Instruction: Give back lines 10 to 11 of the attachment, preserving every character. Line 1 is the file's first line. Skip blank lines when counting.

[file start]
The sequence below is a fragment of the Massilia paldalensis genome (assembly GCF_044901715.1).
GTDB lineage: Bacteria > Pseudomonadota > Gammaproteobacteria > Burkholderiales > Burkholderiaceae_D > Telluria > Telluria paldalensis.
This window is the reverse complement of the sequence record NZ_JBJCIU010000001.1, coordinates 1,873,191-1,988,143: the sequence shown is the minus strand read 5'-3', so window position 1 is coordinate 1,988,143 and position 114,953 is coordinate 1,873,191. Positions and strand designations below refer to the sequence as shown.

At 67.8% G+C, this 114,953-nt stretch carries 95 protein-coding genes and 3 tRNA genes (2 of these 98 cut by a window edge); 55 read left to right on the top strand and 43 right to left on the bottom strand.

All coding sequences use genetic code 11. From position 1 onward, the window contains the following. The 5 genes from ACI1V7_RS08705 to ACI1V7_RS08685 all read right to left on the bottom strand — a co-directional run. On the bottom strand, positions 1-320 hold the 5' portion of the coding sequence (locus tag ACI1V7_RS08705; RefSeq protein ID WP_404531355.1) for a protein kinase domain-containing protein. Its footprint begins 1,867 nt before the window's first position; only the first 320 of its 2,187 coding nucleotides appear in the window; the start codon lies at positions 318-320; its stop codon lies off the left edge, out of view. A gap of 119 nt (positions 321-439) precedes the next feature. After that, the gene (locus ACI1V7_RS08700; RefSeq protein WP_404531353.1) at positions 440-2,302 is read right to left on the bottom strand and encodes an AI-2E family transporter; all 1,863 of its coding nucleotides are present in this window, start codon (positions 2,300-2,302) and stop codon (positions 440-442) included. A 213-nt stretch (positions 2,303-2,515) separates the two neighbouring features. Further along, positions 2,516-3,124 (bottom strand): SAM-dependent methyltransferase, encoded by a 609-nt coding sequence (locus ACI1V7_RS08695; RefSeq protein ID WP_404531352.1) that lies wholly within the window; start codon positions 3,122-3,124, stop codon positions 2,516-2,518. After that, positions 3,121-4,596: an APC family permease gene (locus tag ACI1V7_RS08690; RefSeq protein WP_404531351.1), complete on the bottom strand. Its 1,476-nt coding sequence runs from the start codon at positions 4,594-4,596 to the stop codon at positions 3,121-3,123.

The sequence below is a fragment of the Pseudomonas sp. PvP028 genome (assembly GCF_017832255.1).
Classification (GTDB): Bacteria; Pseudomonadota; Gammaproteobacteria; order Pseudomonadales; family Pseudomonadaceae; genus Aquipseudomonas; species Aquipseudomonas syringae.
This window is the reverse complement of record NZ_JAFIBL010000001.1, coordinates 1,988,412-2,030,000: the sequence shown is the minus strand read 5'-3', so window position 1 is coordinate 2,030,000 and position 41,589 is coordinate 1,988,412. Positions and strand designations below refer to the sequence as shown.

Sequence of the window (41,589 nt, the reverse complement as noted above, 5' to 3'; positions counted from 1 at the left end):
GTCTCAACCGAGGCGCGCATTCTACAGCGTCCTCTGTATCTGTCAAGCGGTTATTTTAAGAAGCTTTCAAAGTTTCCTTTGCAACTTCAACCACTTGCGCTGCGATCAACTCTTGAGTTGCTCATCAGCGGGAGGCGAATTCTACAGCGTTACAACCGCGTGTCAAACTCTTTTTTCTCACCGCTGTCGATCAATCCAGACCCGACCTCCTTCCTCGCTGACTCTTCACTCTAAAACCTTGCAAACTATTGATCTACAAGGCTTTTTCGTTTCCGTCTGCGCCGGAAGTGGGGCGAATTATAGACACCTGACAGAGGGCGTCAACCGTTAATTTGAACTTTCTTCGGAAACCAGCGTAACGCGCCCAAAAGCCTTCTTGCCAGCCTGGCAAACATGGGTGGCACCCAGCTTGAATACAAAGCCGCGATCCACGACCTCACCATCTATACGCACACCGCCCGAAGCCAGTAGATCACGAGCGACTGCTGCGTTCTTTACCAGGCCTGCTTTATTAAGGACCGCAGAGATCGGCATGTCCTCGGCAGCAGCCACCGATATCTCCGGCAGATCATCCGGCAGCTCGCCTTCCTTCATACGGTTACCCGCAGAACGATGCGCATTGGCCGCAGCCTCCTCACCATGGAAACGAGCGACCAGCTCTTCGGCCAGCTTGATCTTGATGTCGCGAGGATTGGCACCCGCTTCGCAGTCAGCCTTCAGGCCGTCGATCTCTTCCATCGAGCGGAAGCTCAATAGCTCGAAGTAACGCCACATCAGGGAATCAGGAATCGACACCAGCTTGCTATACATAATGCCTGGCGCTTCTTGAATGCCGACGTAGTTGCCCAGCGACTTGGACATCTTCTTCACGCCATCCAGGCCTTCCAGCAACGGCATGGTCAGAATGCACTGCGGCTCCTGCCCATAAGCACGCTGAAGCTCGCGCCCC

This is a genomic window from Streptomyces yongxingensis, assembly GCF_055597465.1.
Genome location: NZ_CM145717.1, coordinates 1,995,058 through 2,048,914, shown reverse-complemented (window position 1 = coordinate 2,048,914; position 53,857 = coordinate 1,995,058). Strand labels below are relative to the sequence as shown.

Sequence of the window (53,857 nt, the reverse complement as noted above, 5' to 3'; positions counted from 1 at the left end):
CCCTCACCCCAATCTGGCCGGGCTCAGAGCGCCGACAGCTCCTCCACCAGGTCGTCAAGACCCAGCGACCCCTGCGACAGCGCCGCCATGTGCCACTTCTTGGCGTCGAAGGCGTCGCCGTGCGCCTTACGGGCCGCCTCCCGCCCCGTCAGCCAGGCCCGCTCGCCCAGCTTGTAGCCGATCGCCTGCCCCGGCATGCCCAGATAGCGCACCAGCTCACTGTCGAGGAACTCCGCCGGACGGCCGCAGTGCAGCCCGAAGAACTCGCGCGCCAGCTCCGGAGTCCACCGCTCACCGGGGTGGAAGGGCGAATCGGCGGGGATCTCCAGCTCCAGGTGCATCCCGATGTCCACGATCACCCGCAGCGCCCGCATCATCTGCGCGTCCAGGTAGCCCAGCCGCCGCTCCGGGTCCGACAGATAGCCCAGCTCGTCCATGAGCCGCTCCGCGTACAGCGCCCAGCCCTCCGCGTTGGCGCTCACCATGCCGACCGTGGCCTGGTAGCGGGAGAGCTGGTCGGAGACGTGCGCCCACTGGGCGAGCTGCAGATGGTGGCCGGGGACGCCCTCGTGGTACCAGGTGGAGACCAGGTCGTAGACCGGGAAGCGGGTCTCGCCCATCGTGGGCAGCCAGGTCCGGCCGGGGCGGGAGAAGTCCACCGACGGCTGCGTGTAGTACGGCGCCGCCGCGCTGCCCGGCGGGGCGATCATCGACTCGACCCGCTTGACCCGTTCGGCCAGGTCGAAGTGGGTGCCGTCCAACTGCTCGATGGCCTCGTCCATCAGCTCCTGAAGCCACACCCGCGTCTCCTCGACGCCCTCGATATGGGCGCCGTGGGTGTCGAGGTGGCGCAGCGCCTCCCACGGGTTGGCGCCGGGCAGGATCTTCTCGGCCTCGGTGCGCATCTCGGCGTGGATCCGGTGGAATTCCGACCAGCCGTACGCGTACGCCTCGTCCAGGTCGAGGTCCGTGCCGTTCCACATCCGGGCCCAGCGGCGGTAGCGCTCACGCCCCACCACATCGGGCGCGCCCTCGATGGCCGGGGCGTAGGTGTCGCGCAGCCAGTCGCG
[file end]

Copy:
GTCTCAACCGAGGCGCGCATTCTACAGCGTCCTCTGTATCTGTCAAGCGGTTATTTTAAGAAGCTTTCAAAGTTTCCTTTGCAACTTCAACCACTTGCGCTGCGATCAACTCTTGAGTTGCTCATCAGCGGGAGGCGAATTCTACAGCGTTACAACCGCGTGTCAAACTCTTTTTTCTCACCGCTGTCGATCAATCCAGACCCGACCTCCTTCCTCGCTGACTCTTCACTCTAAAACCTTGCAAACTATTGATCTACAAGGCTTTTTCGTTTCCGTCTGCGCCGGAAGTGGGGCGAATTATAGACACCTGACAGAGGGCGTCAACCGTTAATTTGAACTTTCTTCGGAAACCAGCGTAACGCGCCCAAAAGCCTTCTTGCCAGCCTGGCAAACATGGGTGGCACCCAGCTTGAATACAAAGCCGCGATCCACGACCTCACCATCTATACGCACACCGCCCGAAGCCAGTAGATCACGAGCGACTGCTGCGTTCTTTACCAGGCCTGCTTTATTAAGGACCGCAGAGATCGGCATGTCCTCGGCAGCAGCCACCGATATCTCCGGCAGATCATCCGGCAGCTCGCCTTCCTTCATACGGTTACCCGCAGAACGATGCGCATTGGCCGCAGCCTCCTCACCATGGAAACGAGCGACCAGCTCTTCGGCCAGCTTGATCTTGATGTCGCGAGGATTGGCACCCGCTTCGCAGTCAGCCTTCAGGCCGTCGATCTCTTCCATCGAGCGGAAGCTCAATAGCTCGAAGTAACGCCACATCAGGGAATCAGGAATCGACACCAGCTTGCTATACATAATGCCTGGCGCTTCTTGAATGCCGACGTAGTTGCCCAGCGACTTGGACATCTTCTTCACGCCATCCAGGCCTTCCAGCAACGGCATGGTCAGAATGCACTGCGGCTCCTGCCCATAAGCACGCTGAAGCTCGCGCCCC

This is a genomic window from Streptomyces yongxingensis, assembly GCF_055597465.1.